Incidental costs – 3.21%

    The fund charges a performance fee of 20% of any returns above three month London Inter-Bank Offered Rate (LIBOR).

    Over three years, the fund has provided some great returns and so this has averaged 3.21% pa over that period. The fund manager has been very well paid, but so has the investor.

    The fee is subject to a “high watermark”. What this means is, the performance fee can only be paid when the fund is above its previous peak. For example, if it fell 10% and then gained back that 10%, you wouldn’t pay a performance fee.

    We know that all investments carry risks and will fall as well as rise. In particular, this fund is a very risky one and as of 29 March is 15.3% below its previous peak. We would be extremely happy to pay a performance fee as this would mean the fund would have gone up over 18%!

    Transaction costs – 5.05%

    This is the big one, and this is where that term “slippage” comes in. 

    Of this figure, on the fund 0.52% is explicit trading costs i.e. broker fees, stamp duty etc.

    A further 4.53% can be attributed to “slippage” – the difference between the “arrival price” and the “execution price”. This is not an actual cash cost – nobody is writing a cheque for this amount – but more of an opportunity cost for investing.

    The fund we’re talking about will invest across all sizes of companies and has a very high turnover of stock. It’s vital that a long/short fund actively trades. If you short a stock the opposite is true, so you need to trade frequently to capture gains and cap losses.

    Small cap stocks have a higher cost of trading and the more you trade the bigger those costs will be.

    Below is an example of slippage costs at the small cap end of the spectrum. This can get a bit techy so please feel free to skip to the final part of the blog!


    An AIM stock is quoted in the market at an offer price of £1 per share and a bid price of £0.98 per share.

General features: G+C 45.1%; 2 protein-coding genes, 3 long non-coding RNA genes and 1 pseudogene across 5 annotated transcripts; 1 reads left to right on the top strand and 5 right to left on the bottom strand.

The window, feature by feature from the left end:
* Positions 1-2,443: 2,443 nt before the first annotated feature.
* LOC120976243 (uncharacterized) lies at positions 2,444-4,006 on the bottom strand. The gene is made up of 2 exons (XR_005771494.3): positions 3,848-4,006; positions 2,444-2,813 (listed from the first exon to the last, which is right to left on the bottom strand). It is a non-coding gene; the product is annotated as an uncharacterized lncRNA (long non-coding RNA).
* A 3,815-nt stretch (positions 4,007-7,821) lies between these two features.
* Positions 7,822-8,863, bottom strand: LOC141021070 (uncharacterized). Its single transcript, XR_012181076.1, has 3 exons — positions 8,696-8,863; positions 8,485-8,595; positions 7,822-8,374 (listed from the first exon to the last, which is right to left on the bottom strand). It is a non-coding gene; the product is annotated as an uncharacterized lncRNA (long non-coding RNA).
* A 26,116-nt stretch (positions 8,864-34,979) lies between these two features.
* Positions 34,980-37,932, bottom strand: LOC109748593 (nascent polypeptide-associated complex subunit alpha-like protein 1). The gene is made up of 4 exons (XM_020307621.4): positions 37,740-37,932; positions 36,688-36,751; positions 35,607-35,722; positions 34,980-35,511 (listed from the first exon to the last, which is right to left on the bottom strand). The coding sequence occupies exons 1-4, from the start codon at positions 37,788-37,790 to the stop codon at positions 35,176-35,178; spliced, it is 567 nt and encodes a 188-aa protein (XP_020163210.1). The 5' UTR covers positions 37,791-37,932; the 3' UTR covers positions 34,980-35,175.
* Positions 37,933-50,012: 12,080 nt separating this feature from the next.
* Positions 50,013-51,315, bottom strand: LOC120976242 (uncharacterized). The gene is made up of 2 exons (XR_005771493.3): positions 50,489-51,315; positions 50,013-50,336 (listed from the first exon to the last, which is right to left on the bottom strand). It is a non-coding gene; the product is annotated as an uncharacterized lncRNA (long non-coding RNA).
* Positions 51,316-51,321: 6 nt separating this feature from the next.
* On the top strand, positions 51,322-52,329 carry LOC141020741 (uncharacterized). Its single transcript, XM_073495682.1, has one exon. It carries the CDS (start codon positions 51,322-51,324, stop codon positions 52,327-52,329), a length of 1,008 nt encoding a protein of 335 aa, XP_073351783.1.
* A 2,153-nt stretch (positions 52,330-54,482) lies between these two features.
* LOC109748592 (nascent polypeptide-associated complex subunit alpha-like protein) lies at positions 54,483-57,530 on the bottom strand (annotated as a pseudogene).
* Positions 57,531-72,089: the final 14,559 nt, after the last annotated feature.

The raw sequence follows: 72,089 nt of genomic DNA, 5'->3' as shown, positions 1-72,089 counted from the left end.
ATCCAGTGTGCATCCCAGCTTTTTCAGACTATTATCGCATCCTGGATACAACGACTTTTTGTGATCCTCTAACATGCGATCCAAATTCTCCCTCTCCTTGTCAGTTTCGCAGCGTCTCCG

That means that you could sell stock at £0.98 but it would cost you £1 per share to purchase = a spread of 2%.

    Let’s say you want to buy £100,000 of stock.

    The headline offer price may only be for £10,000 of stock, i.e. that seller only has 10,000 shares available.

    Another market participant may have £40,000 worth of stock but they will only sell it to you for £1.01 per share (39,603 shares).

    A third participant will sell you £50,000 of stock for £1.03 per share (48,543).

    Your £100,000 investment only buys 98,146 shares at an average price of £1.018 (arrival price).

    To do your slippage calculation you compare the arrival price with the execution price, the headline price when you placed the trade of £1 per share. Your slippage is 1.8%.

    Even worse, because of the 2% spread if you tried to sell the shares again immediately then you would receive only £96,177 (assuming the “bid” of £0.98 was available for the whole lot!).

    Trading in the stockmarket costs money and the more you trade the more of an impact this has. However, if you tried to do this yourself you would probably end up paying the same or even more.

    Clear as mud

    I hope I’ve been able to explain some of this but clearly it is pretty complicated!

    By providing these figures without the underlying explanations are you more or less likely to make an informed decision?

    Cost is one of the big factors we take into account in our fund selection. In many cases we have been able to negotiate discounts or access to cheaper share classes than most investors are able to access. When deciding between two similar funds, costs is one of the main swing factors.

    However, as always it is not just about cost but about value. Even though past performance isn’t a guide to future performance, the fund we are considering has demonstrated little correlation to stockmarkets, exactly the sort of thing we like in a diverse portfolio.

    Despite the high headline costs, we still think it represents reasonable value and so have decided to continue with our plans to invest.

    If you still have questions about charging, and specifically how this works in investments, we’re happy to take your questions. Please get in touch with your Adviser or Client Manager who can help with forwarding these queries to the investment team. 


    Disclaimer: The content contained in this blog represents the opinions of Equilibrium Investment Management. The commentary in this blog in no way constitutes a solicitation of investment advice. It should not be relied upon in making investment decisions and is intended solely for the entertainment of the reader.  You should be aware that the value of an investment can go down as well as up, and no guarantees can be made as to the future performance.